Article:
Summary: Since its debut in 2007, Twitter hasn't changed much about its formula, except for expanding its character limit from 140 to 280 in 2007 and adding useful features such as lists, trending topics and polls. Twitter has embraced images and videos, adding it to its original text-only formula, but seemed to have little use for audio. That changed in June 2020 when Twitter announced it would allow users to upload audio-only tweets. Remaining true to the original formula, audio tweets were limited to 140 seconds, although Twitter will automatically add new audio tweets to a thread if the user's recording ran long.
With Twitter engaged in day-to-day struggles moderating millions of tweets, critics and analysts expressed concern the platform would be unable to adequately monitor tweets whose content couldn't be immediately discerned by other users. The content would be unable to be pre-screened by moderators -- at least not without significant AI assistance. But that assistance might prove problematic if it caused more problems than it solved by overblocking.
There was also the potential for harassment. Since abusive audio tweets relied heavily on other Twitter users reporting, abusive audio tweets could be posted and remain up until someone noticed and reported it.
“Within hours of the first voice tweets being posted, deaf and hard-of-hearing users began to criticize the tool, saying that Twitter had failed to provide a way to make the audio clips accessible for anyone who can’t physically hear them.”
-- Kiera Frazier, YR Media
The new feature debuted without auto-captioning or any other options that would have made the content more accessible to Deaf or hard of hearing users.
“‘You can Tweet a Tweet. But now you can Tweet your voice!’ This was how Twitter introduced last week its new audio-tweet option. In the replies to the announcement [another user asked], “Is this what y’all want?” ... reposting another user’s audio tweet, which used the new feature to record the sounds of… porn.
-- Hanna Kozlowska, OneZero
Unlike other adult content on Twitter, the recording of porn sounds was not labelled as sensitive by Twitter or hidden from users whose account settings requested they not be shown this sort of content.
- Is it possible to proactively filter audio content to be flagged, prevented from being posted, or quickly removed?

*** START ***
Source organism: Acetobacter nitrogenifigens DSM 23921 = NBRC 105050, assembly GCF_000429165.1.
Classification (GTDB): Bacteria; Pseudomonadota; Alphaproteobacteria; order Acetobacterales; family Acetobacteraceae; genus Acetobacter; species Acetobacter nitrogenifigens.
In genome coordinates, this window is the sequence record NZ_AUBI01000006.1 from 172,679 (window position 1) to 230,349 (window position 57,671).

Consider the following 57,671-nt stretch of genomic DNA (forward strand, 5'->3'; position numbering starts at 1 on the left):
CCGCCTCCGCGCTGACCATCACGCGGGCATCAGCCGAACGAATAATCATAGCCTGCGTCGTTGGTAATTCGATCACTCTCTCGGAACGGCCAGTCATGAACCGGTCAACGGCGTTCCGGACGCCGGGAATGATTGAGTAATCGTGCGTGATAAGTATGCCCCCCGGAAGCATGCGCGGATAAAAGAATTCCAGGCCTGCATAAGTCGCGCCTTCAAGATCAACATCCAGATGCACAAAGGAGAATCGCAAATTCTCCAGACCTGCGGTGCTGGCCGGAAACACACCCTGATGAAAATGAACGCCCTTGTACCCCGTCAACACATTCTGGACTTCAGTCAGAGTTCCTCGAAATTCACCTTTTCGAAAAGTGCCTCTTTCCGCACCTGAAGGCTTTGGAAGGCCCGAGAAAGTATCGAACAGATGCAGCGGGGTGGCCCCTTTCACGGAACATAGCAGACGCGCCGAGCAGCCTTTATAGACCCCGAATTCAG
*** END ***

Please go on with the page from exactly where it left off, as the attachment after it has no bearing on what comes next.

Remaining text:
- If an audio tweet was reported, should Twitter remove this feature from the user immediately or wait until it is reviewed? If the tweet violates Twitter's content policy, should they temporarily or permanently take away this feature from the user?
- Should unmoderated audio be labelled as sensitive if they are reported until cleared by moderators/AI?
- Should users be given the option to hide/block all audio tweets?
- What makes audio-only moderation different from text, image, or video moderating? Is audio-only moderation more challenging?
- What are other proactive methods of moderating audio content? Would they be more or less effective than relying on users flagging abusive content?
- Is AI reliable enough to handle most instances of unwanted content without the assistance of human moderators?
- How can platforms ensure that audio-only or visual-only content be accessible to those who have a hearing or visual disability or impairment?
“We're sorry about testing voice Tweets without support for people who are visually impaired, deaf, or hard of hearing. It was a miss to introduce this experiment without this support.
Accessibility should not be an afterthought.”
The platform fixed some issues with visual accessibility and said it was implementing a combination of auto- and human-captioning to give Deaf persons a way to access this content.
As for the porn-audio tweet, Twitter flagged it after it was reported but did not appear to have any other approach to dealing with questions around adult content in audio tweets. It appears sensitive content is not as easy to detect when it's in audio form, which means that for now, it's up to users to report unwanted or abusive content so that Twitter can take action.
Written by The Copia Institute, June 2021